During a speech at the European Computers, Privacy and Data Protection Conference, Cook discussed business models that prioritize user engagement and rely on user data to make money. Though he didn’t mention Facebook by name, Cook made several references that alluded to the platform.

“At a moment of rampant disinformation and conspiracy theories juiced by algorithms, we can no longer turn a blind eye to a theory of technology that says all engagement is good engagement — the longer the better — and all with the goal of collecting as much data as possible,” Cook said.

Read the original article on Business Insider

Apple has banned Parler from its app store for failing to remove content that promotes violence

Parler
Apple and Google have both banned Parler from their app stores.

  • Apple has banned the social media app Parler from the App Store for failing to remove content that promotes violence.
  • “Parler has not taken adequate measures to address the proliferation of these threats to people’s safety,” Apple said in a statement.
  • The move comes one day after Google banned the fast-growing app from its store for similar reasons.
  • Visit Business Insider’s homepage for more stories.

Apple has banned the fast-growing social media app Parler from its App Store for failing to remove content that promoted violence, The New York Times reported.

“We have always supported diverse points of view being represented on the App Store, but there is no place on our platform for threats of violence and illegal activity,” Apple said in a statement provided to The Times. “Parler has not taken adequate measures to address the proliferation of these threats to people’s safety.”

Parler became popular in recent months among supporters of President Donald Trump and members of the far right due to its lack of moderation. The platform was used by some to plan the deadly siege on the US Capitol this week.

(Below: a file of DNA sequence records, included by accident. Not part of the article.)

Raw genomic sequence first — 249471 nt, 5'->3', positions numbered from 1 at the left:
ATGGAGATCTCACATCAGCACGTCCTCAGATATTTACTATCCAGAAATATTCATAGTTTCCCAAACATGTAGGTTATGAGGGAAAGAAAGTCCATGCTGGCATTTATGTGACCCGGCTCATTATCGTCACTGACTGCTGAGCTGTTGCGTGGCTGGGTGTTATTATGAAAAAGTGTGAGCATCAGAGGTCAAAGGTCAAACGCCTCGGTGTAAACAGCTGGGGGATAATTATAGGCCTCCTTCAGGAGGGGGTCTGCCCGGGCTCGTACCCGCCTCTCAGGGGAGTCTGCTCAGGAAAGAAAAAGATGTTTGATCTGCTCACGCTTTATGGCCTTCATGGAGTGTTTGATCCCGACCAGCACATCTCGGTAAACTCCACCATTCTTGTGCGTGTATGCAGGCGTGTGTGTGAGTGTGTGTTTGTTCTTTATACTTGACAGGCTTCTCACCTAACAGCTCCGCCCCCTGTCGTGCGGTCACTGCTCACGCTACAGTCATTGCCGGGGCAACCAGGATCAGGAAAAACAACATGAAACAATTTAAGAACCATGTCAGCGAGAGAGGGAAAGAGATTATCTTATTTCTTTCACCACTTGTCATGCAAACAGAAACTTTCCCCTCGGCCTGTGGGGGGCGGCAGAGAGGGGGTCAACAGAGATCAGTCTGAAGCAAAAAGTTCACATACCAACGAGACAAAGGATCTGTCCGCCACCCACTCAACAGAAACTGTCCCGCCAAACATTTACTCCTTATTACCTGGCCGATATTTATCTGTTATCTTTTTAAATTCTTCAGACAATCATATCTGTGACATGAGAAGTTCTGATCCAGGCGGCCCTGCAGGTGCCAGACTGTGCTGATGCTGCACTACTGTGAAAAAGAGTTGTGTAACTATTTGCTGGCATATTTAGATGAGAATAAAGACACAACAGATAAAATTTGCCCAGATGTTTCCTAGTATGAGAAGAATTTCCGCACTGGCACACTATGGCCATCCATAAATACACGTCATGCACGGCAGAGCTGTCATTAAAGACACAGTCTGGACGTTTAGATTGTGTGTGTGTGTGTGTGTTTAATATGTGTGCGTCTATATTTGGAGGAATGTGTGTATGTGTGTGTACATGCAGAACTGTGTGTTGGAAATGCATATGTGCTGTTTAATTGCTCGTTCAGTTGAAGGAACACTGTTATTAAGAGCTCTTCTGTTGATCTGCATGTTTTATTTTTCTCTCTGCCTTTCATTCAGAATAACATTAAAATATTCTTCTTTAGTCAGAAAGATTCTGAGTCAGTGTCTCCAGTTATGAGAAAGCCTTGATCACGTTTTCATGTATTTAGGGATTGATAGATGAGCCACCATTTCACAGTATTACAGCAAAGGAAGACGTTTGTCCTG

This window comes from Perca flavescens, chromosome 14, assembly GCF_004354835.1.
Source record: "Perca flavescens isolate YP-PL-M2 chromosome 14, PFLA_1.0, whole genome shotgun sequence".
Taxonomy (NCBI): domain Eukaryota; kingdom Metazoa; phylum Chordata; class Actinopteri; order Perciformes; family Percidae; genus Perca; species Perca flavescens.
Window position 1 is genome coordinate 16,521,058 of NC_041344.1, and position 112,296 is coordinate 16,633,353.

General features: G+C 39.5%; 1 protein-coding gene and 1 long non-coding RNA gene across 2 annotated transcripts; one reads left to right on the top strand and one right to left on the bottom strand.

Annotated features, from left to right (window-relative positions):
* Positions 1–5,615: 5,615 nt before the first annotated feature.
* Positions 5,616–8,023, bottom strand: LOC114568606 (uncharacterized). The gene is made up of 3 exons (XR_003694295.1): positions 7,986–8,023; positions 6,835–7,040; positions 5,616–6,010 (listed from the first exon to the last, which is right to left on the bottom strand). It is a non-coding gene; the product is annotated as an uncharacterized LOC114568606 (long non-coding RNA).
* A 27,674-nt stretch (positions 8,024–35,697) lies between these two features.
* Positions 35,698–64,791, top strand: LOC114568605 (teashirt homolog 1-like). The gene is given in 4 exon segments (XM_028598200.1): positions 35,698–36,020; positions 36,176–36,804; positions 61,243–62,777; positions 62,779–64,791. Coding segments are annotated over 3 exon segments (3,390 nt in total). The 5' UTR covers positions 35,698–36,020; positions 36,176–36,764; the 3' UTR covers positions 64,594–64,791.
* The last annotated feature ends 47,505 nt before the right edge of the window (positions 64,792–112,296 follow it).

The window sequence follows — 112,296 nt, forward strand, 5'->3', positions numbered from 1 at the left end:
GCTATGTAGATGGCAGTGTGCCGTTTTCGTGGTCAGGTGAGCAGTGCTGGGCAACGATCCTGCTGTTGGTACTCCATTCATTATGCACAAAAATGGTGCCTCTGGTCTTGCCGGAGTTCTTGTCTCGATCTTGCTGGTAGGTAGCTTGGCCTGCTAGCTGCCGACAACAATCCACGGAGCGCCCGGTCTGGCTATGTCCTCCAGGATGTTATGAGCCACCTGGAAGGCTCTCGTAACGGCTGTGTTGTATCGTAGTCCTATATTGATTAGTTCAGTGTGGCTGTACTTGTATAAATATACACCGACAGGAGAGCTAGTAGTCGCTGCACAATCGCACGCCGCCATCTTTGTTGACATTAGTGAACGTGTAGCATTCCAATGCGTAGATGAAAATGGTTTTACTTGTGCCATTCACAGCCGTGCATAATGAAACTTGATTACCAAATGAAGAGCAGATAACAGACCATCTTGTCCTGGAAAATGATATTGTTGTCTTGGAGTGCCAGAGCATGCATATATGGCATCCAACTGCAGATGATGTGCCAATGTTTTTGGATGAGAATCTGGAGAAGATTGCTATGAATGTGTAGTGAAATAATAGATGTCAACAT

Read more: Inside the rapid and mysterious rise of Parler, the ‘free speech’ Twitter alternative, which created a platform for conservatives by burning the Silicon Valley script

Apple’s ban comes one day after Google banned the app from its Play Store, citing similar reasons, Insider’s Tyler Sonnemaker reported.

“We’re aware of continued posting in the Parler app that seeks to incite ongoing violence in the US. We recognize that there can be reasonable debate about content policies and that it can be difficult for apps to immediately remove all violative content, but for us to distribute an app through Google Play, we do require that apps implement robust moderation for egregious content,” a Google spokesperson told Insider.

The bans make Parler unavailable in the app stores run by Apple and Google. The app may still be able to be accessed through third-party app stores or mobile browsers.

After the Google ban, Parler CEO John Matze said on Friday that banning Parler was a “horrible way to handle this.”

“Guess they arnt [sic] really concerned about the ‘violence’ that is against our rules anyway,” Matze posted on Parler. “If they actually cared, they would try to help. Not dump the app and send a break up public statement.”

The Apple ban on Saturday came one day after the firm issued a warning to Parler, giving the platform 24 hours to address the issue.

Top conservative figures recently announced they would be moving to the Parler app after Trump was banned from Twitter on Friday.

Twitter said the president was banned for violating its policies around inciting violence.

“After close review of recent Tweets from the @realDonaldTrump account and the context around them we have permanently suspended the account due to the risk of further incitement of violence,” the firm said in a tweet.

Read the original article on Business Insider

Apple and Google have reportedly banned a major data broker from collecting location data from users’ phones amid scrutiny over its national security work

tim cook sundar pichai apple google
  • Apple and Google have banned X-Mode, a major data broker, from collecting location from users whose mobile devices run iOS and Android, The Wall Street Journal reported Wednesday.